Codependency and Addiction

Does your life revolve around an unstable, unpredictable sick person who is controlled by their own want and needs to use drugs and/or alcohol?

Have you wondered if you are co-addicted or codependent? Co-Addiction is the sense that “if the addict is ok then you are ok.” Whether or not the addict is ‘ok’ determines your mood, thoughts, feelings and behaviors.

The codependent’s addiction is the sense of being able to control or as they see it ‘take care’ of the addict. When asked, “What is codependency” it is important to understand how terribly lonely this disorder is.

It takes tremendous energy to make everything appear perfect, when inside it feels as if the whole world is falling apart. You don’t know if you can get through yet another day with even one more superficial smile. How many lies can you tell to keep everyone from knowing what is really going on behind closed doors? Addiction is a progressive disease, as is co-addiction. The co-addict mirrors the addict. If the addict is happy then the codependent is happy. If they addict is upset so is the codependent, but to extremes.

Typically the codependent’s symptoms mirror the alcoholic. There is an increase in tolerance for what the family lives with and covers up and a preoccupation with your alcoholic while they are preoccupied with getting and using their alcohol. The co-addict tends to be the main enabler for the alcoholic without realizing that they are taking on that role. Enablers help get the alcoholic or addict out of trouble, keep things looking good on the outside, and allow the addict to continue functioning and not hitting bottom. “I am ok if you are ok, so I have to work really hard to be sure you do what I think is best so that we can both be ok”.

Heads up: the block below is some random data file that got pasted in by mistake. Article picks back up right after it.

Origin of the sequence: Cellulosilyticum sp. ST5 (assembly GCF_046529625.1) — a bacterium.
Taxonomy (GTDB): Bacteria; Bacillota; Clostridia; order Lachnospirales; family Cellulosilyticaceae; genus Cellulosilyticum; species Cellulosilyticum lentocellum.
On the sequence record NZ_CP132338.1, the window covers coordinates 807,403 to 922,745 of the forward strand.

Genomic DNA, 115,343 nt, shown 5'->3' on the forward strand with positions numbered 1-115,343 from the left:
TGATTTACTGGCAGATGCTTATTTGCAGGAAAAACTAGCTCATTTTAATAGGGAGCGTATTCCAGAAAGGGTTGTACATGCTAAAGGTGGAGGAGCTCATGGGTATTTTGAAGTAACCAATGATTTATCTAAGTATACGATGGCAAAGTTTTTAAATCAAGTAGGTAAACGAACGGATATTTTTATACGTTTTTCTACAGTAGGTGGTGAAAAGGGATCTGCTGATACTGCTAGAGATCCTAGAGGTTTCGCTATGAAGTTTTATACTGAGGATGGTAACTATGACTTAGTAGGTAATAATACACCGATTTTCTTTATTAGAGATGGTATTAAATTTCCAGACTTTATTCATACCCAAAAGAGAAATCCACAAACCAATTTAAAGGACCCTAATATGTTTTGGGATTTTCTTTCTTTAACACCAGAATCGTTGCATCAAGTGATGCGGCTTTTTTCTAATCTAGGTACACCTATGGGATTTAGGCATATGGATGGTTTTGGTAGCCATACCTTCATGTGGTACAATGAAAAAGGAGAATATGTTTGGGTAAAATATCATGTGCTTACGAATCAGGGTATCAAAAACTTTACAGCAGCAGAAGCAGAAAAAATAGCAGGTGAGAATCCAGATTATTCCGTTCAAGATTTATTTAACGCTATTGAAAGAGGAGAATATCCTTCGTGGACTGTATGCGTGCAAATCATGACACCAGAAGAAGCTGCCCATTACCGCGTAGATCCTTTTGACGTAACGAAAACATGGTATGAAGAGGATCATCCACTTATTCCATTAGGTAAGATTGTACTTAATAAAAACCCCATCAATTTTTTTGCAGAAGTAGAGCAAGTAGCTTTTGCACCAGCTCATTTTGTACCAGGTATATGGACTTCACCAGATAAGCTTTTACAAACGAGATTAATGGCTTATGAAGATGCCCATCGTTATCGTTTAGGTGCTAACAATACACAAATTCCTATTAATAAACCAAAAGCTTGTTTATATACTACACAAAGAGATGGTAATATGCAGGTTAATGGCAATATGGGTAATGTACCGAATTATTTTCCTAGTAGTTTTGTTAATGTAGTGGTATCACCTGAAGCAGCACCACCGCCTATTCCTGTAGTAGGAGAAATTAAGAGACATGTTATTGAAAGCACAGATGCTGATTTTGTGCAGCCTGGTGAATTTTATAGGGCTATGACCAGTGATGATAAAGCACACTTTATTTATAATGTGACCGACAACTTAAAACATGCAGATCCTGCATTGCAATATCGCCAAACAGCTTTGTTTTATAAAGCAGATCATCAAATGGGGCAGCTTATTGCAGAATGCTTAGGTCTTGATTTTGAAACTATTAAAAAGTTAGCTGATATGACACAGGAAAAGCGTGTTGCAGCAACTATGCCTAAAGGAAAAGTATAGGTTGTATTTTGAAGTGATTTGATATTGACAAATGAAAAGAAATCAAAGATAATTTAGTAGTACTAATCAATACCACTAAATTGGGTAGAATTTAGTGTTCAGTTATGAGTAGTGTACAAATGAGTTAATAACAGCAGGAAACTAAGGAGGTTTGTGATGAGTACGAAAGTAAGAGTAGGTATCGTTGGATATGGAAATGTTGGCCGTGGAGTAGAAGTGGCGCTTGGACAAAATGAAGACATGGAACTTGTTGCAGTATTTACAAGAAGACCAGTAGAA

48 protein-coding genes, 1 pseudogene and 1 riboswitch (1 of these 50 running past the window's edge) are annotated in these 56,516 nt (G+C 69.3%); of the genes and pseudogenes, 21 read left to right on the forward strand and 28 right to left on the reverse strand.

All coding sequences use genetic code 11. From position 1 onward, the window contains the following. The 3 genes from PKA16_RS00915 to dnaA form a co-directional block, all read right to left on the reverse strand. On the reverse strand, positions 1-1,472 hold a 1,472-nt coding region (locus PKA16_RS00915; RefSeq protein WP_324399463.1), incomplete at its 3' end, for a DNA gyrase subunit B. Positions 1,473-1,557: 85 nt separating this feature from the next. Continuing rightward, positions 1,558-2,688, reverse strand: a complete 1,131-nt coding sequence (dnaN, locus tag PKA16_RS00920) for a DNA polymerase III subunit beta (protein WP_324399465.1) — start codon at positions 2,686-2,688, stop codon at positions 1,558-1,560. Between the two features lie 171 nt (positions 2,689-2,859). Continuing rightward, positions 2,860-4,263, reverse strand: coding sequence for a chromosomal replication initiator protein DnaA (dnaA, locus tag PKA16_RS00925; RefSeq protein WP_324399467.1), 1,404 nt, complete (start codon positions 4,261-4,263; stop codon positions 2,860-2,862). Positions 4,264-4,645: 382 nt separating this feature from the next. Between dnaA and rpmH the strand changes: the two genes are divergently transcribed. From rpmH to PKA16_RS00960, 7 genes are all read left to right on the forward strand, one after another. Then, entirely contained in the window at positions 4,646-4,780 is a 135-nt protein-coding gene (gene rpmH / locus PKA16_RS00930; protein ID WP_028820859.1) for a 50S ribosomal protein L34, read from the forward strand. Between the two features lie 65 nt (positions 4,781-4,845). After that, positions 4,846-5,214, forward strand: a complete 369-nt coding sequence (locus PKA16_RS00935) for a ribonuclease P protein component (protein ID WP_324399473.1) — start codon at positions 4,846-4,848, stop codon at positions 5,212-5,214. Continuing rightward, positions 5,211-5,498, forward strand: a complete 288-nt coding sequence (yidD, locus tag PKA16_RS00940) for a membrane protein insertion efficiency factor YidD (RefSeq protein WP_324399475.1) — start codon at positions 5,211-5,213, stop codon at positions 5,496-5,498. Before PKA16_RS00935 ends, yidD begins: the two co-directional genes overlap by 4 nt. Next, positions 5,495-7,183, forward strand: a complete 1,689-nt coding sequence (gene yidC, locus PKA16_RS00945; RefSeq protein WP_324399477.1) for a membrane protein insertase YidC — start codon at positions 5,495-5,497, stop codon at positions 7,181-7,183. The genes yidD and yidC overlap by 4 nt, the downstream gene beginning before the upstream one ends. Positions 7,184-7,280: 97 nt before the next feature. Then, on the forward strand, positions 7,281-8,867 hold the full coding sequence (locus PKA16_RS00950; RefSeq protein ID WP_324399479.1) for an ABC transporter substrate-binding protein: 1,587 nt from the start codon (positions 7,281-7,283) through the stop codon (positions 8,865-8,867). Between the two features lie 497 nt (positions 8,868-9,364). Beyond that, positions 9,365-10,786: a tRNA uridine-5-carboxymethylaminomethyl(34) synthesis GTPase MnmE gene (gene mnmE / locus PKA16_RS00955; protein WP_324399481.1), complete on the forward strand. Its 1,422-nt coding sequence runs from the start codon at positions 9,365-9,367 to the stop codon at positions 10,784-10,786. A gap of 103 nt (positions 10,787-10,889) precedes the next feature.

It is horribly painful to watch someone you love destroying their own lives and those of their family. Whether destroying a career after years of hard work, or failing out of college right before graduation, broken marriages, financial ruin, lost homes and children separated from parents, all heartbreaking. Yet, substance abuse and addiction still goes on. Whether an adult or a child; knowing anyone who abuses drugs or alcohol is incredibly difficult. As a parent of an out of control child, you might even feel you have failed at the most important role of your life.

There is help for codependency. You can change yourself. The good news is that you can also learn things you can do to help your loved one have a better chance of hitting the point where they will acknowledge that they need to change.

Helpful actions include

  • respond in a healthy, appropriate way to unacceptable behaviors
  • set limits
  • express yourself so that you know you are heard

Each situation is different. Help is available for positive change, and assistance in breaking unhealthy patterns of codependency.

For more information and confidential professional help from an addictions counselor in the Morristown NJ area, contact me today. Help is available. Phone (973)359.0662 or email